Android Tablets: More to the story than low prices

To start, I want to clarify that all of my personal use devices are Android-based. I have to say this because I am about to say some negative things about deploying low-cost Android devices in schools. I assure you that I neither hate Android, nor do I love iOS. There are things about both that I like, and there are plenty of things about iOS that drive me crazy as well.

This post is about making sure you know what you're getting yourself into when you decide to try Android in the classroom, especially in light of Google's new education initiative with its Nexus 7 tablet.

There are plenty of things to be excited about when it comes to the Nexus line of devices. They have very good specifications, and are generally the first devices to be upgraded to the newest version of Android. They always run "stock Android", which means you don't have to worry about losing some neat feature if you switch between Samsung, HTC, LG, or Sony (or feel like to have to commit to one manufacturer repeatedly to ensure you keep that feature). They also tend to be quite a bit cheaper than Apple's offerings.


Google does not actually make any of the Nexus devices. Device manufacturing has been contracted out to various companies including Samsung, LG, and Asus. The first problem is that Google does not have direct control over the supply of their Nexus devices. This has lead to supply issues, especially for new devices. It also lead to some quality control issues with the original Nexus 7 tablet.

As for the low cost of the devices, purchasing devices directly from Google Play will incur additional shipping charges. You can get the Nexus devices from several retailers, but they typically charge slightly more than the price seen on Google Play. It is also unlikely you will be able to walk in to a local Best Buy and walk out with an entire class set of tablets. I'm not sure that's how you want to make your institutional purchases anyway. It is also not possible to purchase devices from the Play store using a purchase order. Regardless of how you go about buying the tablets, the Google advertised price isn't the price you'll pay.


Apple has had a Volume Purchase Plan in place in the US for a while now, and it spread to many other countries about a year ago. The VPP lets you purchase iOS apps in bulk at a discount (50% for 20 or more licenses). iOS 7 even introduced new ways to keep control over the licenses you purchase, allowing you to grant a license to a user and then later revoke it in order to grant it to another user.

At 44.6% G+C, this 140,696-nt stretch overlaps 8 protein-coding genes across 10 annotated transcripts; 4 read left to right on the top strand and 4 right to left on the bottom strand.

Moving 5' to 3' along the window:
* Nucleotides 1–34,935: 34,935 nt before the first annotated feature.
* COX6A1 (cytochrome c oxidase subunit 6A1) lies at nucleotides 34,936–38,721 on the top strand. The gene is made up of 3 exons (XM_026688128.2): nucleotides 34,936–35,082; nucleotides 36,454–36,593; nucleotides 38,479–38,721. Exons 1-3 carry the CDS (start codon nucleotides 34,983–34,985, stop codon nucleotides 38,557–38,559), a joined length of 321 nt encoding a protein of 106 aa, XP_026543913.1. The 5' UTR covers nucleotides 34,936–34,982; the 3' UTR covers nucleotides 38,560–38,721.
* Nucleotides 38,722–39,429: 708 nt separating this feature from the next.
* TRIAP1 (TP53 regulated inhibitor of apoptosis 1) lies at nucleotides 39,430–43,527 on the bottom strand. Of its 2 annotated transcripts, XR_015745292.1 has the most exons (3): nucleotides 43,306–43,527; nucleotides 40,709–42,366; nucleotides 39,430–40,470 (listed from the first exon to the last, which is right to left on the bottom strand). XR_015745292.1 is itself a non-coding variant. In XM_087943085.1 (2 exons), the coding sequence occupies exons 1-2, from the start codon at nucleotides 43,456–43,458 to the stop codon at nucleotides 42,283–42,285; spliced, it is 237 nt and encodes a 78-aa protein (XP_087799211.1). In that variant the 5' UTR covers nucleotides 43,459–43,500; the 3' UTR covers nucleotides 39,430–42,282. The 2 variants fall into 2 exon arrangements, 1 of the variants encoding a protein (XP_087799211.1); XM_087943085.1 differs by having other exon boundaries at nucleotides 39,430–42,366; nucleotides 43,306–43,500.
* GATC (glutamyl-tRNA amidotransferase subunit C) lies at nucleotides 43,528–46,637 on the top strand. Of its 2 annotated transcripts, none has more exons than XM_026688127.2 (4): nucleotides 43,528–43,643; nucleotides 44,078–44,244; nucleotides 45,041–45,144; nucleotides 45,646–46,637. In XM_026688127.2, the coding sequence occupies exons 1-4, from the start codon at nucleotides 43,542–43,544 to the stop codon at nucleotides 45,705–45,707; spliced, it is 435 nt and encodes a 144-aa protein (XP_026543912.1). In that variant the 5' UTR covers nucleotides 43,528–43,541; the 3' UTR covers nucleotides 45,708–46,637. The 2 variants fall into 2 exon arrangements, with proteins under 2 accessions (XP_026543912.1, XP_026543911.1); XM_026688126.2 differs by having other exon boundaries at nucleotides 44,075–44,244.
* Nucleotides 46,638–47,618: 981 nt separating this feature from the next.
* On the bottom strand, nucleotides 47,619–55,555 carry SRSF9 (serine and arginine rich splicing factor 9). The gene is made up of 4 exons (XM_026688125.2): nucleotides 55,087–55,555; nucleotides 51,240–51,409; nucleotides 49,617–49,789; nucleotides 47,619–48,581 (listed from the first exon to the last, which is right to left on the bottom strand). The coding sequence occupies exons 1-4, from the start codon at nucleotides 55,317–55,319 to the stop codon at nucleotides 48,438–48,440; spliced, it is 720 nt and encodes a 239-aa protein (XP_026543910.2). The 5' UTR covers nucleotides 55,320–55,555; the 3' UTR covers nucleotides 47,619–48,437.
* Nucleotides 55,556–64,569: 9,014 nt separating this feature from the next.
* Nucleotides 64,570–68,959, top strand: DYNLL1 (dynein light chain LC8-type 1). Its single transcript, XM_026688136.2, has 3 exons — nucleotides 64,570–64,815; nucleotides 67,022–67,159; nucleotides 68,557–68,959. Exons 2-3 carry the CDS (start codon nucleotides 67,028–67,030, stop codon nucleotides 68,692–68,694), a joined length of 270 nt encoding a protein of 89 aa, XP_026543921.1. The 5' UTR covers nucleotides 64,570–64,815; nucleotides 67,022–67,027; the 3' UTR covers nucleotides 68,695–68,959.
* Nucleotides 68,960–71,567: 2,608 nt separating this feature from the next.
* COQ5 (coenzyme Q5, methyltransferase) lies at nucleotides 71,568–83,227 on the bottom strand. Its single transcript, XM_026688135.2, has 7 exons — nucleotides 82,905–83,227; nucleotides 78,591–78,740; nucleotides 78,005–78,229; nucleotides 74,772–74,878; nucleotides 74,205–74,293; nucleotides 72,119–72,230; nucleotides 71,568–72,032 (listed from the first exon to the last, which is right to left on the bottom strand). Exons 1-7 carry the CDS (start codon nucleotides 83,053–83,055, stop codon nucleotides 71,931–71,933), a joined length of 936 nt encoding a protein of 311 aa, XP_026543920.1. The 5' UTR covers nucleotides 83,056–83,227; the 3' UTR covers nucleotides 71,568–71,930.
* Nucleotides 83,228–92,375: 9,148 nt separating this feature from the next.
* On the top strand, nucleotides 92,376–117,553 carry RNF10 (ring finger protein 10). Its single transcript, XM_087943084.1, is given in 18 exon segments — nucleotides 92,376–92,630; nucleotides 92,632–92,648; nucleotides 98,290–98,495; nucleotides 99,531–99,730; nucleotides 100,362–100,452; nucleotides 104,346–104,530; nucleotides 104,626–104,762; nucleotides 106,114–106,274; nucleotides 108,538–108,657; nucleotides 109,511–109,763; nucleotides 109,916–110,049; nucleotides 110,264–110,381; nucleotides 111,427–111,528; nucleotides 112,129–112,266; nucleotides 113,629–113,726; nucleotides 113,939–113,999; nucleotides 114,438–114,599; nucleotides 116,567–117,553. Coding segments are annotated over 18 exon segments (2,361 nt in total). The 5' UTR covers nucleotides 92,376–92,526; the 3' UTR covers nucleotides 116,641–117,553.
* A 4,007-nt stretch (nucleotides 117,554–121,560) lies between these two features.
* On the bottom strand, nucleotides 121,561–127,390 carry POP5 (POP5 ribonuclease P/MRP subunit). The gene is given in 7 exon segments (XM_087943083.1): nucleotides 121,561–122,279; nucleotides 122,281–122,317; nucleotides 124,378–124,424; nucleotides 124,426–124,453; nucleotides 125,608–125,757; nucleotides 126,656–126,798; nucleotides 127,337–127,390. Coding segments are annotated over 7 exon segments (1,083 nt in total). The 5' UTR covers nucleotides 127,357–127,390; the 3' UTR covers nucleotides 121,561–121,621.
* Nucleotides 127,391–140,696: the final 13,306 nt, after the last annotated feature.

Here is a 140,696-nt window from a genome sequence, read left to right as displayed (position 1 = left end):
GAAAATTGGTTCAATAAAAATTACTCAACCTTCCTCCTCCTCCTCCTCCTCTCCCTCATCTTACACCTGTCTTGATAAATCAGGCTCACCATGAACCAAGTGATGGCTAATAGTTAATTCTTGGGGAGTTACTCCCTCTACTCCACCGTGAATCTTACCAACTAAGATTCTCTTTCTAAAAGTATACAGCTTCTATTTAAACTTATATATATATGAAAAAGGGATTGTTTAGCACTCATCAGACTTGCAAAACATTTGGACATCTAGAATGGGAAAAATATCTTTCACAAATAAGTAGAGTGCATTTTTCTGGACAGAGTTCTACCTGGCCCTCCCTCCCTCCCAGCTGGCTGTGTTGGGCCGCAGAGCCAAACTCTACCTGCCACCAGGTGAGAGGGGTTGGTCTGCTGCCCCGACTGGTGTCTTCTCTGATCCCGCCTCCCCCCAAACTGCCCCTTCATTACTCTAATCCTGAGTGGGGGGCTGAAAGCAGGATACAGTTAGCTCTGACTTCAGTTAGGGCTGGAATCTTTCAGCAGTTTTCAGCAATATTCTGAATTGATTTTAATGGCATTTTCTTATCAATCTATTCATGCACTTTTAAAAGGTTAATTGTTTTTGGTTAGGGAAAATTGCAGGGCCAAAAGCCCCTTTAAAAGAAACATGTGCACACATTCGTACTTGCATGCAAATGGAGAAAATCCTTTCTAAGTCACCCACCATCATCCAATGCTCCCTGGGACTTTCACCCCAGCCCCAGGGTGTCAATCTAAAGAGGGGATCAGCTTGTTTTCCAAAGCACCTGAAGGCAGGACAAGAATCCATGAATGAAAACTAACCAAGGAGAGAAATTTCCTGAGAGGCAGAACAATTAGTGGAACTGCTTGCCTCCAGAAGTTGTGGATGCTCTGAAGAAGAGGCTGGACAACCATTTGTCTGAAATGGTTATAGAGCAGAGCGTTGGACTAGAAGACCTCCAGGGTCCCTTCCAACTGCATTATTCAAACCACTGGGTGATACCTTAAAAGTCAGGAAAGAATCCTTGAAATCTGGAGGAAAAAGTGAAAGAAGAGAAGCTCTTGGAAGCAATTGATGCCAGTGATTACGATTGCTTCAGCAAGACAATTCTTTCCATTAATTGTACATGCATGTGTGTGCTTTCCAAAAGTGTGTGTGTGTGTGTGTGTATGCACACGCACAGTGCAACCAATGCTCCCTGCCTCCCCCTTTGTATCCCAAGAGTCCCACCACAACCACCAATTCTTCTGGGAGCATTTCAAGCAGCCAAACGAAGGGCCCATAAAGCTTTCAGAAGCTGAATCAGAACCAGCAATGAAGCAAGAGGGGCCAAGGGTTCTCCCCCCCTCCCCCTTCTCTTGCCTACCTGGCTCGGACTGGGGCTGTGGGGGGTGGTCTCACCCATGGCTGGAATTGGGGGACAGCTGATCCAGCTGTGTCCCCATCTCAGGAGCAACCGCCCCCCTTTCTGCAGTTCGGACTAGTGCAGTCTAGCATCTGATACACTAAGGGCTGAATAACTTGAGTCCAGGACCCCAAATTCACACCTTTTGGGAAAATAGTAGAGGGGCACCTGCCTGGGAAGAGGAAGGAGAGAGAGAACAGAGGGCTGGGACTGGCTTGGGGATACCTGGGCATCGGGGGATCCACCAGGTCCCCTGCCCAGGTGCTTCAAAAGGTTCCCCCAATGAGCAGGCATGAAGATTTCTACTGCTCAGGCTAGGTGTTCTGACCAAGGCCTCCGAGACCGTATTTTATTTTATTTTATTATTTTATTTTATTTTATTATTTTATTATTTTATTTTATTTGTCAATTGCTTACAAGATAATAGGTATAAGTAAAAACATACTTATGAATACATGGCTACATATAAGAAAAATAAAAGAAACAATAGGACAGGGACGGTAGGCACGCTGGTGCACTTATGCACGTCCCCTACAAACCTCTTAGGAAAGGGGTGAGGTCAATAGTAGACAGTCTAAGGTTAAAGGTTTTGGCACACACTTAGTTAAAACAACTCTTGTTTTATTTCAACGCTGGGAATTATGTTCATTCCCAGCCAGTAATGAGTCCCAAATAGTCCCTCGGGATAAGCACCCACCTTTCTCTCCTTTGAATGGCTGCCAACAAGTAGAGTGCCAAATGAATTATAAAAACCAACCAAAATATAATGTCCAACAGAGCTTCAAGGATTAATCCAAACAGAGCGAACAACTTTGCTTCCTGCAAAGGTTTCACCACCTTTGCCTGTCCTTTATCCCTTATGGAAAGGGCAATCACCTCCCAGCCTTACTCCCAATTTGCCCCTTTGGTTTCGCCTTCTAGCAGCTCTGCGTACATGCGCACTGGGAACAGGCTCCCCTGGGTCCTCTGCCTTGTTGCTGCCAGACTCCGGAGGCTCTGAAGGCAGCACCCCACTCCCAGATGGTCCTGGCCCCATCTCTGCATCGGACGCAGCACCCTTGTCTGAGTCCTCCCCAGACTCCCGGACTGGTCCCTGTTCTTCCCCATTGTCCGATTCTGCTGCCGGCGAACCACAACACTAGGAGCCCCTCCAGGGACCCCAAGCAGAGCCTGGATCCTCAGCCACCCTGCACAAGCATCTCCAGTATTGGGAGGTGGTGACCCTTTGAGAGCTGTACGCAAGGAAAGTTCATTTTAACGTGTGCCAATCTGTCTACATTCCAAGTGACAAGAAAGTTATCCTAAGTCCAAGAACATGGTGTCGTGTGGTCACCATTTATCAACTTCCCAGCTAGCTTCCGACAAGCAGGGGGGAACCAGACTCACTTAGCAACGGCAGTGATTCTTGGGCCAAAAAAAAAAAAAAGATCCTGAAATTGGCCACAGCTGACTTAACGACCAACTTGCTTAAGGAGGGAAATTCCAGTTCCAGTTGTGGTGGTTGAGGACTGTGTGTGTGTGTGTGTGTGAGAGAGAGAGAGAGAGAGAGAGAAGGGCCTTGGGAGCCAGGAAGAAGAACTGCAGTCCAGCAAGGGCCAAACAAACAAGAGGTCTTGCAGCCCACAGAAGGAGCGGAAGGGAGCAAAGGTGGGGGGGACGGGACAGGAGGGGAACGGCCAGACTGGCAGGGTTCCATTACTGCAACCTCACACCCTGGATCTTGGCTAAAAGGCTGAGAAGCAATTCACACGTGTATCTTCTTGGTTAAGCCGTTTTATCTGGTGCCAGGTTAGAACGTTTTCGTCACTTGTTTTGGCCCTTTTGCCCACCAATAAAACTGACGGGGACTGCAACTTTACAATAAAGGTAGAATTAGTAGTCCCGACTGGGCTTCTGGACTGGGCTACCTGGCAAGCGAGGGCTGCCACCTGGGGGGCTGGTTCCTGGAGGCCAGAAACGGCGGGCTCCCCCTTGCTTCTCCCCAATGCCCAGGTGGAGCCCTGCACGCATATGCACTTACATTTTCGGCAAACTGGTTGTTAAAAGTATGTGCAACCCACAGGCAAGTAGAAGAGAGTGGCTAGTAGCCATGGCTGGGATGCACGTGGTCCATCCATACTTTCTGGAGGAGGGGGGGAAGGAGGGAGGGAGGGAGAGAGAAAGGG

Although Google's recent announcement includes bulk purchases via purchase order, there are very few details. It does not appear that there is a discount, nor does it seem there is the same level of control over the deployed licenses.


Although Nexus devices receive the latest updates first, that does not mean that all Nexus devices will get the newest version of Android. The Galaxy Nexus phone from two years ago will not receive the latest Android 4.4 update (officially, anyway). There is a pretty detailed summary of the update status for various devices here.

Even on devices that do qualify for the latest update, you have little control over when your devices will actually have access to the update. The updates are pushed out to devices at random times. Although there is a mechanism to manually check for the update, it won't give you access to the update sooner. It just means that you might see the update before the scheduled automatic check. There is an explanation of the process here. Google does post device images, but even these are typically available after some devices will have already received the update.

For major updates, beta versions of iOS are available well in advance. These can be useful to IT administrators who are tasked with supporting the devices and training users. With Android, it is quite likely that end users would receive an update before the IT staff.

Maintenance and Repair

As previously mentioned, Google does not actually make the Nexus devices. This leaves you at the mercy of the service centers of the manufacturer, and generally speaking the service is pretty bad. Turn-around times are typically over a week, and in one personal case, it took over three weeks to get a repaired device returned (after the second repair).


As I mentioned, there are plenty of things to like about Android and the Nexus line of devices. Android 4.2 and higher introduced multi-user capabilities that make Android great for shared tablets in a classroom. The app store has been improving in both the number and quality of the apps. It really doesn't hurt that the Nexus devices offer some amazing specifications for the price, even if the price is slightly higher than Google says it is.

I want to be clear that I am not trying to tell anyone to not go with Android tablets for the classroom. I am just trying to make sure you know what you are getting yourself into.